ÉireComposites blades are made using the company’s patented MechTool®, a technology which has helped make valuable advances in the renewable energy sector.
- 13m Blades – In 2013, ÉireComposites commenced manufacturing 13-metre blades for the Vestas V27 machine from glass fibre and epoxy resin.
- 14m Blades – ÉireComposites, manufacture 14-metre wind-turbine blades for a derivative of the 225kW Vestas V29 wind turbine.
- Kingspan Blades – ÉireComposites produce glass-fibre reinforced polypropylene (Twintex) thermoplastic wind turbine blades for 6kW and 15kW Kingspan machines. GF/PP is an extremely tough, lightweight composite and provides for quiet and durable production of electricity from the wind. These blades can be recycled because thermoplastic materials are used.
- OmniLink Blades – OmniLink Green Technology have developed and tested a diffuser-augmented-wind-turbine (DAWT) which uses a diffuser around the outside of the blades to accelerate the wind and hence increase the power captured. The diffuser results in higher loads on the blades and can cause failures for low-quality blades. ÉireComposites has designed and manufactured high-strength, lightweight blades for the OmniLink turbine which can survive the high loads resulting from the diffuser.
PowderBlade is a €2.7m Horizon 2020 project to develop large wind blades (60m-100m). The project is based on a novel process for manufacturing blades from powder epoxy, developed by ÉireComposites.
The process eliminates the need to glue blade sub-elements together and hence reduces cost and weight. The PowderBlade project aims to modernise the production of large-scale wind turbine blades. By doubling the length of the blades, four times the energy can be captured. Longer blades can also achieve economies of scale for large offshore wind farms.
Objectives of PowderBlade:
• Design and manufacture a carbon fibre spar and glass fibre root for a full-scale hybrid blade.
• Design and test a torsion box for full-scale wind blade.
• Reduce cycle time for blade production.
• Commercialise the composite manufacturing technology for large wind blade application.
• Scale up manufacturing process so that hundreds of blades can be produced each year.
FloTEC is a €10m project that aims to reduce the cost of floating tidal energy through the delivery of a number of promising innovations on an enchained variant of Scotrenewables SR2000 floating tidal turbine. ÉireComposites’ scope is to develop higher performance tidal turbine blades at an affordable cost.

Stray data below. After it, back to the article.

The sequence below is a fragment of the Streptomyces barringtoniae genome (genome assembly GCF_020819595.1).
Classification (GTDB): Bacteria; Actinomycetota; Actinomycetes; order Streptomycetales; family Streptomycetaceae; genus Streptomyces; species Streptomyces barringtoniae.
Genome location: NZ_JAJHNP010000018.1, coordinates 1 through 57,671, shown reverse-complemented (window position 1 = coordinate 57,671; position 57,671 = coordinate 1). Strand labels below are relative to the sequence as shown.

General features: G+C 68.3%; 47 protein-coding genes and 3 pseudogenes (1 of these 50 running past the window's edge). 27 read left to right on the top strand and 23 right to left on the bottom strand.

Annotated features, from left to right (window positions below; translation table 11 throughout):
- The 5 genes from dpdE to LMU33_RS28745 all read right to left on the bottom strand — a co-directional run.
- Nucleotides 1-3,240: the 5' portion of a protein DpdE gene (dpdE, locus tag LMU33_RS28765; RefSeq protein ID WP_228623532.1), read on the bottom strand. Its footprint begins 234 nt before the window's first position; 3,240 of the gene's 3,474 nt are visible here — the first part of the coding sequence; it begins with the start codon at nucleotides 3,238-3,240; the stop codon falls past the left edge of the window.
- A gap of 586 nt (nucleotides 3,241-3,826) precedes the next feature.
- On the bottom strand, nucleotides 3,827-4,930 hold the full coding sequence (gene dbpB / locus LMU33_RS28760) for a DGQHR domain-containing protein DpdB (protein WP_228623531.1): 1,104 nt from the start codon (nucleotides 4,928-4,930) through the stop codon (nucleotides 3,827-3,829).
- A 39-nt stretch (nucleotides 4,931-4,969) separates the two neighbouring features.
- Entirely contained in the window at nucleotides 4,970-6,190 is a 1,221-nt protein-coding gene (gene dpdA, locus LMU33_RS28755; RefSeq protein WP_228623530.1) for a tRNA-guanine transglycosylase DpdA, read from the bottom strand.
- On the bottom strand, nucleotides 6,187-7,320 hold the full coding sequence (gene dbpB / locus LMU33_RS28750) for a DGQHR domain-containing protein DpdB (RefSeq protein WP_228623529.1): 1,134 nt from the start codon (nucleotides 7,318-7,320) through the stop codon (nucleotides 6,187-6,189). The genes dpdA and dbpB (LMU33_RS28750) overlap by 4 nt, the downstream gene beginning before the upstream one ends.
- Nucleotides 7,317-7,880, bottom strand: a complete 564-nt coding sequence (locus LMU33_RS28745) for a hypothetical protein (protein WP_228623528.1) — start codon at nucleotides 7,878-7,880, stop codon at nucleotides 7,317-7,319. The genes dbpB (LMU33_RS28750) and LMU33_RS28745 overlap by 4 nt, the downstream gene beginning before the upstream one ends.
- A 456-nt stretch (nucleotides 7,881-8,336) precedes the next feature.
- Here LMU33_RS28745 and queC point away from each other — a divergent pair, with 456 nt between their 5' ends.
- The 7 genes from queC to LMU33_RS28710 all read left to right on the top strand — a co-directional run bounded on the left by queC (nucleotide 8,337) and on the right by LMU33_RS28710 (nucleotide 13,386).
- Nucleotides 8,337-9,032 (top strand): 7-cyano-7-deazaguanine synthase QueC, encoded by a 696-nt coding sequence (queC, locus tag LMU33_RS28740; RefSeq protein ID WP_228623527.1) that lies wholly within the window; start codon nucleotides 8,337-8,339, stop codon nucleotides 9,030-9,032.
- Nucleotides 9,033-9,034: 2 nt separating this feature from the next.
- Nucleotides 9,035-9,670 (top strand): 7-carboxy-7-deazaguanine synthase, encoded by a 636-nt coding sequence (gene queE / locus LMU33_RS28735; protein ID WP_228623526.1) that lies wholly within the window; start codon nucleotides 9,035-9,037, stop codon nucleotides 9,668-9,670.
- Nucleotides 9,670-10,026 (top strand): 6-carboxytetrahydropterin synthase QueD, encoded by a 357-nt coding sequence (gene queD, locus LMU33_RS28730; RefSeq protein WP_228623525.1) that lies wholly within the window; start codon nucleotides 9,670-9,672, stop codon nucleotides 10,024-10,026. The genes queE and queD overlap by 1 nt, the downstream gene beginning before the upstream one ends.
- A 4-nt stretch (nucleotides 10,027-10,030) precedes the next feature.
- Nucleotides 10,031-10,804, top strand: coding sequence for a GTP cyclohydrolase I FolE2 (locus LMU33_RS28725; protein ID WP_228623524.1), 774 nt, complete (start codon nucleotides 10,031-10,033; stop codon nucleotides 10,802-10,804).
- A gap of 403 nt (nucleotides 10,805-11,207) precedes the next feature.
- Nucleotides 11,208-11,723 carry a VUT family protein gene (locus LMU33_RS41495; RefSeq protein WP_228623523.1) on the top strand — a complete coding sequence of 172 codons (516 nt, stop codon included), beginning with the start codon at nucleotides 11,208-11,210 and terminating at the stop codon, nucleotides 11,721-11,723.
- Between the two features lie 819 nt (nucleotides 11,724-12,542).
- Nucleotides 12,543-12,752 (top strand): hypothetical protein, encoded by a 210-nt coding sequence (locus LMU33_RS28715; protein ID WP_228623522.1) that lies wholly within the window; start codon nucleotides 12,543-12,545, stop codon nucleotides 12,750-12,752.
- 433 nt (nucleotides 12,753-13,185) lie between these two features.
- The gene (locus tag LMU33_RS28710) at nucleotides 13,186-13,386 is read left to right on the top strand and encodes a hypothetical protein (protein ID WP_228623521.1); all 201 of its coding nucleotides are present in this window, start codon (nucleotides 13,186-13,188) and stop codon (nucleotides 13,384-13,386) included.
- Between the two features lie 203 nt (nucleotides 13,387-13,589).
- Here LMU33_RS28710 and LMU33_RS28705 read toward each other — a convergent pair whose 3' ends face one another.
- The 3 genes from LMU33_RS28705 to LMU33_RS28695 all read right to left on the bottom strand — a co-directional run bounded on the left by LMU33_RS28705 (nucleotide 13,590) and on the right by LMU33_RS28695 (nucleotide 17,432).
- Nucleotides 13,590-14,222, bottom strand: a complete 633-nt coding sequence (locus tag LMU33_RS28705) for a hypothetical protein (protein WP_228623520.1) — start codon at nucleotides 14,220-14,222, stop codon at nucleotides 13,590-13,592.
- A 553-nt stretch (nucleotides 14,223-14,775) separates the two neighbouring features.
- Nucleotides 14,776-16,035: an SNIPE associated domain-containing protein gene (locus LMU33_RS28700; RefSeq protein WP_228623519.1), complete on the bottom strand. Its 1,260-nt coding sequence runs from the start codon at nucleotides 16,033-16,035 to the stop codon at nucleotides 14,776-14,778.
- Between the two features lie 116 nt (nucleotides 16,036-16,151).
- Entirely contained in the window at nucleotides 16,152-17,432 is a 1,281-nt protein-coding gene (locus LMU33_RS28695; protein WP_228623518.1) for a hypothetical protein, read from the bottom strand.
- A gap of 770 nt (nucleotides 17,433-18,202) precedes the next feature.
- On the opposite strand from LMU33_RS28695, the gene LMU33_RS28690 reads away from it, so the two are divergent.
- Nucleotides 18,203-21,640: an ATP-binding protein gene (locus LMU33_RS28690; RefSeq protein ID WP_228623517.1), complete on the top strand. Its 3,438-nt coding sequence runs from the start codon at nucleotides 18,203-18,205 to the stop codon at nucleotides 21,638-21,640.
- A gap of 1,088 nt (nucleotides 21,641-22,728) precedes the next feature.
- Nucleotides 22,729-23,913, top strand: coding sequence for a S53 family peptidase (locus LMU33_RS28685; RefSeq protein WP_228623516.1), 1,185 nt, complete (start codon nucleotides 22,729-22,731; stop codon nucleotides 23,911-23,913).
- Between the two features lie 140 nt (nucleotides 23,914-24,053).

Targeted innovations for the project include:
• Improved energy capture through increased rotor swept area (9m blades).
• Advance lower cost manufacturing techniques in both turbine structure and blade.
•Centralised power conversion with integrated energy storage.
• Novel load dampers to reduce peak mooring loads.
• Determine an optimised composites structure and manufacturing method for SR2000-2 blades.
• Design lighter more robust blades with higher fibre volume fraction and straighter fibres.
• Reduce blade cost.
• Develop a technique for high volume and high-quality production.
• Perform extensive testing of materials and blade sub components to demonstrate the robustness of blades in ocean conditions.
MarinComp is a European Commission, Marie Curie 7th Framework Programme funded Project, under the Industry Academia Partnerships and Pathways. It aims to reduce the cost of offshore wind and tidal turbine blades and enable the drive toward lower cost per kilowatt renewable energy for both industries. Within MarinComp, ÉireComposites has performed extensive development of its powder epoxy technology and demonstrated that the technology has significant potential for applications in marine renewable energy.
MaREI – is a collaboration of universities. MaREI is the marine and renewable energy research, development and innovation Centre supported by Science Foundation Ireland. The MaREI Centre conducts fundamental scientific research relating to marine and renewable energy applications and enables the development and testing of technology through to the construction of demonstration systems. ÉireComposites is funding a blade testing project at NUIG’s large structures testing laboratory and is using these facilities to demonstrate the advantages of its blade manufacturing technology.
ÉireComposites’ research on renewable energy has resulted in a number of publications including the following:
- Fagan, E., Goggins, J., Flanagan, M., Flanagan, T., Doyle, A., and Leen, S. “Physical Experimental Static Testing and Structural Design Optimisation for a Composite Wind Turbine Blade” Composite Structures, Volume 164, Pages 90–103, 15 March 2017.
- Flanagan, T, Maguire, J, Ó Brádaigh, CM, Mayorga, P. and Doyle, A., “Smart Affordable Composite Blades for Tidal Energy”, European Wave and Tidal Energy Conference (EWTEC 2015), Nantes, France, September 2015.
- Ó Brádaigh, CM, Doyle, A., Doyle, D. and Feerick. P.J., “One-Shot Wind Turbine Blade Manufacturing using Powder-Epoxy and Electrically-Heated Ceramic Composite Tooling”, 7th International CFK-Valley Stade Convention, Germany, June 2013.
- Feerick. P.J., “The Manufacture of Turbine Blades using High-Temperature Tooling and VOC–Free Polymer Composites”, Wind Turbine Blade Manufacture 2010”, Düsseldorf, Germany, December 2010.
- Ó Brádaigh, C.M. “Manufacture of Composite Wind Turbine Blades using High-Temperature Integrally-Heated Composite Tooling”, Composites Innovation 2012, National Composites Centre, Bristol, UK, July 2012.
ÉireComposites has also registered a patent for its blade manufacturing technology:
EP 2344312 B “A Heated Mould for Moulding Polymeric Composites”. The Mould allows Out-Of-Autoclave processing of epoxy powder and is suitable for manufacturing products such as wind and tidal blades and other large composite structures.